When we get right down to it, relationships are everything. They fuel all aspects of our life — and without that fuel, the days can feel pretty empty. But no need to go there. Here are seven low-impact ways you can build bonds.
1. Accompany a friend visiting someone who is sick.
2. Have high tea with the older generation of women in your family.
3. Smile more often.
4. Have a tech-free night spent playing cards or board games.
5. Offer to babysit for a friend in need of a break.
6. Leave a note in your partner’s briefcase or your kid’s backpack.
7. Host a potluck meal and invite everyone over.
Thanks to Karen Amster-Young and Pam Godwin for this list. You can find hundreds more ideas in their bookThe 52 Weeks: Two Women and Their Quest to Get Unstuck, with Stories and Ideas to Jumpstart Your Year of Discovery.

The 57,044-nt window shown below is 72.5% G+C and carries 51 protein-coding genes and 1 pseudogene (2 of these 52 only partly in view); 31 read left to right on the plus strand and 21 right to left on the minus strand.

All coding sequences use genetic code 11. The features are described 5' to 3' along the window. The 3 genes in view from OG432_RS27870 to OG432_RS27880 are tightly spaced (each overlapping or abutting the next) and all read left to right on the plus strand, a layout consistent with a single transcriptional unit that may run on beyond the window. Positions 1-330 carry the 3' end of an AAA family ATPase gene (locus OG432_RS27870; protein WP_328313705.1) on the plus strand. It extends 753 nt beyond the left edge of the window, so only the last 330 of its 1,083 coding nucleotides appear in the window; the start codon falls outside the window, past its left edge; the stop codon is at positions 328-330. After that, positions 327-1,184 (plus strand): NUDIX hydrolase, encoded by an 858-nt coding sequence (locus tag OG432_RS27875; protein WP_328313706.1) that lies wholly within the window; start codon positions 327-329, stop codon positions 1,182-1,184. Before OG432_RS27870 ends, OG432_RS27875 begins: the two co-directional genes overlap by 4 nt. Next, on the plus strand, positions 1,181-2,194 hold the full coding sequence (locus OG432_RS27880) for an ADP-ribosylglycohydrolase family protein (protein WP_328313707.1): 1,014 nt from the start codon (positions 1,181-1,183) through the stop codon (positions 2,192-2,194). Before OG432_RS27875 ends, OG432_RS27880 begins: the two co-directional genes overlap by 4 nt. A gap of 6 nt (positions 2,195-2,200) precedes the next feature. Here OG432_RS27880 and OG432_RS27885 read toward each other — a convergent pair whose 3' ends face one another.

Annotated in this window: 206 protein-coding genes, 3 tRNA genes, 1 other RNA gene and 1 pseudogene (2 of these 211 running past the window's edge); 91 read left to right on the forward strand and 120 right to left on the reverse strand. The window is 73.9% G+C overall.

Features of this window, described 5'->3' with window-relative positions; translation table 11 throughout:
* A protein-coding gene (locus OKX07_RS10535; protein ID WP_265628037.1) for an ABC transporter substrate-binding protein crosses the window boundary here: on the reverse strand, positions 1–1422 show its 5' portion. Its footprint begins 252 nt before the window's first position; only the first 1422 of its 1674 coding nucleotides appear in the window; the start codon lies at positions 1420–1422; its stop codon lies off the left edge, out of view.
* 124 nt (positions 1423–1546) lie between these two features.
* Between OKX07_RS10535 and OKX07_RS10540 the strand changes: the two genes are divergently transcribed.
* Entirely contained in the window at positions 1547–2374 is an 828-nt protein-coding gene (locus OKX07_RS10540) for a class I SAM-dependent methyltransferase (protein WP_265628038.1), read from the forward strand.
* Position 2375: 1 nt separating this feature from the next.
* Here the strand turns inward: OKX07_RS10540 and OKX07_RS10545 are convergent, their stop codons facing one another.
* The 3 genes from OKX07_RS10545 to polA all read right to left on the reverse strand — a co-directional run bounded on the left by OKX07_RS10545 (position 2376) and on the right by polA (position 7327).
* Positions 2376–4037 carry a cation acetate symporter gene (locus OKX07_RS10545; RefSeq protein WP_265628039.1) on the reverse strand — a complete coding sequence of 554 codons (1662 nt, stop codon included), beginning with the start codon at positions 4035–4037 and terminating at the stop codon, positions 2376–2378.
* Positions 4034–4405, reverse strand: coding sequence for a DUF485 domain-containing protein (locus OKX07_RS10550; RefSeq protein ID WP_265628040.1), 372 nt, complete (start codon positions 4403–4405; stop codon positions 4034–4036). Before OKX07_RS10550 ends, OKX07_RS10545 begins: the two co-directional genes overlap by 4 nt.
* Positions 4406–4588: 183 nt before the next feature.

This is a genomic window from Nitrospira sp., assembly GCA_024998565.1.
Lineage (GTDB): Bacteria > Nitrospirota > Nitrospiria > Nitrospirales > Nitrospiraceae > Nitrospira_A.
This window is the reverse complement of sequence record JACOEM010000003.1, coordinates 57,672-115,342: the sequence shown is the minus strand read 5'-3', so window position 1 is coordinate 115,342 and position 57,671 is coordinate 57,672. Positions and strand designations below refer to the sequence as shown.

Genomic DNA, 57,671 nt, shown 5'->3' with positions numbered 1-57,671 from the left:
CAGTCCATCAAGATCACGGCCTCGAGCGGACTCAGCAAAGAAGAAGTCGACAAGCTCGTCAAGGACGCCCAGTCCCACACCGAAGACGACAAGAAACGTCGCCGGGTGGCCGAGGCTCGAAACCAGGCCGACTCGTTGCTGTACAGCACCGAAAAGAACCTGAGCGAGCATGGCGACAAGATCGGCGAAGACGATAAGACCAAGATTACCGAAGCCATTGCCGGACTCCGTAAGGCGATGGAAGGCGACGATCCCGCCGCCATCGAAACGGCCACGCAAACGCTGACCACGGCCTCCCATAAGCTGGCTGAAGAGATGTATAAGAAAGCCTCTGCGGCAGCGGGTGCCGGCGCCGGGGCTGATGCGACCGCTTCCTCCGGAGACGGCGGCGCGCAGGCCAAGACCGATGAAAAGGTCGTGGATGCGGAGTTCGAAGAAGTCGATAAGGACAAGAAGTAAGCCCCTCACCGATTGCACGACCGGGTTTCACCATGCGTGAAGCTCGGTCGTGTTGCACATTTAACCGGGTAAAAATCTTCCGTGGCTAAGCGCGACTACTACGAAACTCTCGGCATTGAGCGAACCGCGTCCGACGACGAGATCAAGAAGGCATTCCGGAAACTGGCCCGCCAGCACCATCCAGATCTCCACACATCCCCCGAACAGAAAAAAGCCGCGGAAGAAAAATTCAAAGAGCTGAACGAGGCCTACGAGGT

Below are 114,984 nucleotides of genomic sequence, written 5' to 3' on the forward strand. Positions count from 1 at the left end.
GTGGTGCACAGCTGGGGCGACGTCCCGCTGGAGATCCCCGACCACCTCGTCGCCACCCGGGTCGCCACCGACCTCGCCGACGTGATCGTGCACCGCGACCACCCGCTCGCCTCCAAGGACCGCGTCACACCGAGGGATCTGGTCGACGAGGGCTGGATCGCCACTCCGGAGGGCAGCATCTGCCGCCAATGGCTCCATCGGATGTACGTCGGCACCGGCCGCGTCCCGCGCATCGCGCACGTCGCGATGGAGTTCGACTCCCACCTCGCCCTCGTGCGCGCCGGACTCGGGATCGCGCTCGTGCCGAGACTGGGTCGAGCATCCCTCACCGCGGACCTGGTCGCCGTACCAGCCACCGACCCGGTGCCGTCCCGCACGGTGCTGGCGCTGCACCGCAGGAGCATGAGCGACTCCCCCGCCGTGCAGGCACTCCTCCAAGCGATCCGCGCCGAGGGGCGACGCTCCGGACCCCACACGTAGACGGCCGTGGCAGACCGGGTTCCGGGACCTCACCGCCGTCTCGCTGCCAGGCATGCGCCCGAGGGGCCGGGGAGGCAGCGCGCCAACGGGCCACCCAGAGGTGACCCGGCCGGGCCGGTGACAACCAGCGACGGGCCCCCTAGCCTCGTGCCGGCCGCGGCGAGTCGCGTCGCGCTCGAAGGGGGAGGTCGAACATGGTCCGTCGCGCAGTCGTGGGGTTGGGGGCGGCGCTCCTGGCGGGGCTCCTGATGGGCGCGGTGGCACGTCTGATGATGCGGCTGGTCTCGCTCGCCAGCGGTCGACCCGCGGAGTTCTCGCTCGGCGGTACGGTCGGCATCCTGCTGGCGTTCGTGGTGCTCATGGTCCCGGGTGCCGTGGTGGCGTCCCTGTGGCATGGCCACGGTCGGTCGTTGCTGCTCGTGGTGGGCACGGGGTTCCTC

When it comes to food, the choice is yours. Rather than setting excessive limits and rude restrictions (no cake? How rude!), simply decide what’s in and what’s out of your eating regime. Chips with your sandwich? Maybe with every other one. A glass of wine with your meal is cool; a glass of wine at every meal, not so much. When you determine your eating limits, you’ll eat more moderately and enjoy your food. After all, it’s no fun to be skinny if you’re hungry.
Thanks to REFIT® for this tip. REFIT is a community-centered fitness program that engages the heart as a muscle and a soul. Learn more about this revolutionary fitness community at www.REFITREV.com
Stuck moment: You love when things run smoothly — some say you’re a master at it — and right now it’s the opposite of that. As far as you can tell, nothing has changed. Still, you’ve started over…several times. Checked and rechecked. Even referred to the manual. Why. Won’t. This. Work!
Such is the frustration of Perplexed Planners. So full of determination to make it work that they can only see what is, not what could be. And that’s a major handicap when it comes to solving a problem.